Configuring Nexus Repository Pro for H2 or PostgreSQL

Only available in Nexus Repository Pro. Interested in a free trial? Start here.

If you're standing up a new instance of Nexus Repository Pro and wish to begin in a new database mode, follow these instructions:

Installing Nexus Repository Pro

  1. Download the latest Nexus Repository 3 version
  2. Expand and install the archive as with the standard installation instructions
  3. Follow the instructions for your chosen database

Configuring for the Embedded H2

Create the <data-dir>/etc/ file and add the following line: 


You can now start your Nexus Repository instance and use an embedded H2 database.

Configuring for External PostgreSQL (Preferred)

Before proceeding, see the PostgreSQL requirements in our System Requirements document and ensure you have the required trigram module installed.

To use an external PostgreSQL database, follow these additional instructions:

  1. Create a database in a PostgreSQL server

    When creating your database, ensure it is set to use UTF8 as its character set in order to be compatible with Nexus Repository's character set. For more information, see the PostgreSQL documentation on setting your character set.

  2. Create the   <data-dir>/etc/  file.  Add a property to enable external database access:

  3. On first run only, add the following line, replacing the placeholders with the appropriate filepath to point to your valid Pro license:

  4. Create a <data-dir>/etc/fabric directory
  5. In the <data-dir>/etc/fabric directory, create a text file named

    1. Below is a sample that you will need to update with the appropriate configuration. 


      Note that the JDBC URL format outside of the is in the following format (without the backslashes in the file): jdbc:postgresql://<database-host>:<database-port>/<database-name>

      If using AWS Aurora as your database, you will need to include gssEncMode=disable as a query parameter of the JDBC URL.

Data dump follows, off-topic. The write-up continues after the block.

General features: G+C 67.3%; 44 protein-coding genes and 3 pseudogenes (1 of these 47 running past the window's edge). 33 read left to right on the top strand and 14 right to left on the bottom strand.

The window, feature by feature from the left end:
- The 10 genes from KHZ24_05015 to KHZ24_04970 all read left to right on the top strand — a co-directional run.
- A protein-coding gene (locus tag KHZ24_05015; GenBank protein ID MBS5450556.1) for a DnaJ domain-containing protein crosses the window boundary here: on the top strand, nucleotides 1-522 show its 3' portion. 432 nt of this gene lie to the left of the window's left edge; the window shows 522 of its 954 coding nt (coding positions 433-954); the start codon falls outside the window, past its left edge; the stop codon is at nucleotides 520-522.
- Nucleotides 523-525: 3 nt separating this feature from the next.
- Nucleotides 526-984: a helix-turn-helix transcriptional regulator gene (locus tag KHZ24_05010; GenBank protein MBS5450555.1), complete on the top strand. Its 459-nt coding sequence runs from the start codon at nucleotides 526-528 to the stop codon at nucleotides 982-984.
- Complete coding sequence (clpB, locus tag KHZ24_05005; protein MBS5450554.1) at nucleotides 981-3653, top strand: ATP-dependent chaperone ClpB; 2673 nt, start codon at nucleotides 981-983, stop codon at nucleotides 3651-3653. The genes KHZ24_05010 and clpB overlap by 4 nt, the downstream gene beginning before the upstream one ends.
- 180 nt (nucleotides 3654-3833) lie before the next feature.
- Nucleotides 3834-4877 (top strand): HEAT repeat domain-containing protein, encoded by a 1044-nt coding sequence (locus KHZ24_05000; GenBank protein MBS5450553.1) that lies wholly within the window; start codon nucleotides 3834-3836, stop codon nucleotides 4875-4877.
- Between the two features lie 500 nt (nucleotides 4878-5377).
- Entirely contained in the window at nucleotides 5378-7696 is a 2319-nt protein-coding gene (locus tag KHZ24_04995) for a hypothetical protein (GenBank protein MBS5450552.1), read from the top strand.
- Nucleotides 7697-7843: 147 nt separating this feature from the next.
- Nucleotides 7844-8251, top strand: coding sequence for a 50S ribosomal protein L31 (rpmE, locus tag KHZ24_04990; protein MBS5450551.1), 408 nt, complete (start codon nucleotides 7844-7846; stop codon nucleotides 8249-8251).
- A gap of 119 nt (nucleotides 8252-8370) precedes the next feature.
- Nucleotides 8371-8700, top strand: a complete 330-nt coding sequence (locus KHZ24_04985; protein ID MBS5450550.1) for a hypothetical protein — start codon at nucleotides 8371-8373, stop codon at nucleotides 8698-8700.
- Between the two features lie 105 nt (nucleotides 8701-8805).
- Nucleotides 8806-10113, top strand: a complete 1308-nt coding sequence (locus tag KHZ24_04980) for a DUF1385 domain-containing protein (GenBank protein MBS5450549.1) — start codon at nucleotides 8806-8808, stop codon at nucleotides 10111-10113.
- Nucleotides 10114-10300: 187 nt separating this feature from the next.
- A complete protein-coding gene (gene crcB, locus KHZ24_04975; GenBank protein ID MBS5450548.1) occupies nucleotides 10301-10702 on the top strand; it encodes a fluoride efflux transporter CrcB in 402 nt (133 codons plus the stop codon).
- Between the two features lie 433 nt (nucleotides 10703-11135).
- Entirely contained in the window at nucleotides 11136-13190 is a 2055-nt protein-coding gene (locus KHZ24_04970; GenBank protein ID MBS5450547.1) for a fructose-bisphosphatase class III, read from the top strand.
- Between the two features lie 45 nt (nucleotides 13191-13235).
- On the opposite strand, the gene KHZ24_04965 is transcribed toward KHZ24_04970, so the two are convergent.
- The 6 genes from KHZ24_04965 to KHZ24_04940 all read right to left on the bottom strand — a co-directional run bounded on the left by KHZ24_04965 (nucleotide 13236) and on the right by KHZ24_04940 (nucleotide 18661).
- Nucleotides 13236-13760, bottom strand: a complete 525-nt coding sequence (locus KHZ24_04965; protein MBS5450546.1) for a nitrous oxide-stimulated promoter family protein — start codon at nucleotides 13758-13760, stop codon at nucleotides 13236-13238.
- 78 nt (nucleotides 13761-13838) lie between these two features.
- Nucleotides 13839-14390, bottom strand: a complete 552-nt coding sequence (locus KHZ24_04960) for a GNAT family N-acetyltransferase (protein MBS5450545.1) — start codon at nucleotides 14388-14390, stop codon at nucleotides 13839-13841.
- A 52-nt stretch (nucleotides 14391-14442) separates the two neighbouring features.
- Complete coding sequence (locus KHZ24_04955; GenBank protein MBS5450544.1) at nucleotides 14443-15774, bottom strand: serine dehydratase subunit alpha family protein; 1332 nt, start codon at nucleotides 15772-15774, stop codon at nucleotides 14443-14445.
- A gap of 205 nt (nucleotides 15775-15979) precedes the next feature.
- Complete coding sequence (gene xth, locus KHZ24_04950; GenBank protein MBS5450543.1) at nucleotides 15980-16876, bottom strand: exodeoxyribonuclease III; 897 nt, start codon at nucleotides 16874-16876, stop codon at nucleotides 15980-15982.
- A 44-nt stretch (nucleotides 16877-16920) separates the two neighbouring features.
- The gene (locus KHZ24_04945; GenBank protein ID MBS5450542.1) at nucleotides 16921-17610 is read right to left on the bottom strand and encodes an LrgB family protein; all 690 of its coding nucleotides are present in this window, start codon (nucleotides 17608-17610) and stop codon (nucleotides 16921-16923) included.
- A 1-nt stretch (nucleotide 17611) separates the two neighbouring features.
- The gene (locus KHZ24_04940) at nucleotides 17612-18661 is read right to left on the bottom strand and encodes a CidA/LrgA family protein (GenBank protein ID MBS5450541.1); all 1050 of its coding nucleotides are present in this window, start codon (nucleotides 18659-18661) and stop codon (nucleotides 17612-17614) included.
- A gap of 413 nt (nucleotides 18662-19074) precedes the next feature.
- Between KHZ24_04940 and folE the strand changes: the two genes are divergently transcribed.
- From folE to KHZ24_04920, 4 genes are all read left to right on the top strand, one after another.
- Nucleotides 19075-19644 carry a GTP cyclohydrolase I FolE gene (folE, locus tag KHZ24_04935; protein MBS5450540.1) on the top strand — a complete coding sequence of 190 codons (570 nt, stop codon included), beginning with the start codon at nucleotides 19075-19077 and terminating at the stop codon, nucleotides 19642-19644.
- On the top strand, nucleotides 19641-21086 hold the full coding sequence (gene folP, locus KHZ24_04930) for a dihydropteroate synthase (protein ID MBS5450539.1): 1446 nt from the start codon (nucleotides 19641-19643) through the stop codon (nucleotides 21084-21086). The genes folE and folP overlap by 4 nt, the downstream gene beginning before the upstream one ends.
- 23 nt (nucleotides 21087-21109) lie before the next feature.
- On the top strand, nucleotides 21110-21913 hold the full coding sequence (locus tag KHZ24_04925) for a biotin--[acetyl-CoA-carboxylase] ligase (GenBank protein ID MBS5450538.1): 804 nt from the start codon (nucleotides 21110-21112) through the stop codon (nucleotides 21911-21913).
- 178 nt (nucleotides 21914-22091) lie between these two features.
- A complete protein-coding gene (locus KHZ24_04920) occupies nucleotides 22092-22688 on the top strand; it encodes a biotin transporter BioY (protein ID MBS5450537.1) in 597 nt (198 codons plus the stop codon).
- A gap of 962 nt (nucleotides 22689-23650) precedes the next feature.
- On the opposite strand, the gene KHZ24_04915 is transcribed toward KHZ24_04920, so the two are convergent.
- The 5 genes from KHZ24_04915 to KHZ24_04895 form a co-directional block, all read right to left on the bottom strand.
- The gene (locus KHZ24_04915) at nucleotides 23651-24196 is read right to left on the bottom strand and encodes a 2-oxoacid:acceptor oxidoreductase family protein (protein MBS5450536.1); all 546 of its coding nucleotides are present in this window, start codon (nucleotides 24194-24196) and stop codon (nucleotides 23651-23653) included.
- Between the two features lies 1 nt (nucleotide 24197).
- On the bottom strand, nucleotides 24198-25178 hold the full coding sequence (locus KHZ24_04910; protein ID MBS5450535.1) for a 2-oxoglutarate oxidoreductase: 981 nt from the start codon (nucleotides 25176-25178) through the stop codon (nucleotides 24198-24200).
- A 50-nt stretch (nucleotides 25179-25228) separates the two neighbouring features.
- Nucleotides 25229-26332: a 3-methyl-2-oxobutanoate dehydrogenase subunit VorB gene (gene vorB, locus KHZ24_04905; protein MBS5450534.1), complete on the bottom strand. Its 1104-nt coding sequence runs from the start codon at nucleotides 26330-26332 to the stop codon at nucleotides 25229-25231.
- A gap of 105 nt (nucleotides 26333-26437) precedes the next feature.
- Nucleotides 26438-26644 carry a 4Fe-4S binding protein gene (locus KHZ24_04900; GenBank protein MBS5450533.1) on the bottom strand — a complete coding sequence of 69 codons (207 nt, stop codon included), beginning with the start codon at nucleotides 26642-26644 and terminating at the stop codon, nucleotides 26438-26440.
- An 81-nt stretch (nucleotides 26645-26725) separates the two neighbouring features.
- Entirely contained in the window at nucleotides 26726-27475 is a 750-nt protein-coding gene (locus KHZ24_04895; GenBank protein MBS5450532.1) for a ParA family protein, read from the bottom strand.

2. Note that you can also use the following JVM arguments to specify connection information; you can also specify these in the  sonatype-work/nexus3/etc/ file without the preceding -D:

      • -Dnexus.datastore.enabled
    3. You can also pass the following connectivity details as environment variables:

Priority Order

As of release 3.53.0, you must provide all required fields through the same mechanism. Sonatype Nexus Repository will use the first of the following mechanisms that it encounters and will ignore the others (e.g., if you use environment variables, Sonatype Nexus Repository will ignore the system properties and file. Changes made through environment variables and system properties are not written to the file). This is evaluated each time you start Sonatype Nexus Repository. The priority order is as follows:

  • Environment variables
  • System Properties
  • sonatype-work/nexus3/etc/fabric/

You can now start your Nexus Repository instance and use a PostgreSQL database.

Extra Configuration Options for PostgreSQL

Servers under heavy load may also need to configure the connection pool size for the database. Nexus Repository uses a default pool of 100, but you may increase this by appending a line like the following example to :


If you use a container orchestration tool, relational database service, or other infrastructure to launch Nexus Repository, you should configure your maxLifetime for database connections.

Ensure your maxLifetime is set to be several seconds shorter than your infrastructure-imposed connection time limit.

By default, maxLifetime is set to 30 minutes (1800000ms), but you may change this by appending a line like the following example to your file:


How Does Nexus Repository Pro Determine Which Database To Use

If you've omitted nexus.datastore.enabled or set it to false, then Nexus Repository will use OrientDB.

If you've configured nexus.datastore.enabled=true, then Nexus Repository determines which database it is meant to use based on the configuration source.

Nexus Repository Pro will look for configuration information from <data-dir>/etc/fabric/ before falling back to the embedded database, which is H2.

Unsure what database you're using?

Sonatype Nexus Repository Pro users that have migrated away from the default OrientDB database can determine their current database by checking the JDBC URL displayed on the Data Store configuration screen:

  • If the JDBC URL references H2, then you are using an H2 database.
  • If the JDBC URL does not reference H2, then you are using a PostgreSQL database.

If you are a Sonatype Nexus Repository Pro customer and have not migrated from the default OrientDB database, you will not see the Data Store option.

If you are using Sonatype Nexus Repository OSS, you will not see the Data Store option and will be using the default OrientDB database as no other database options are available for OSS deployments.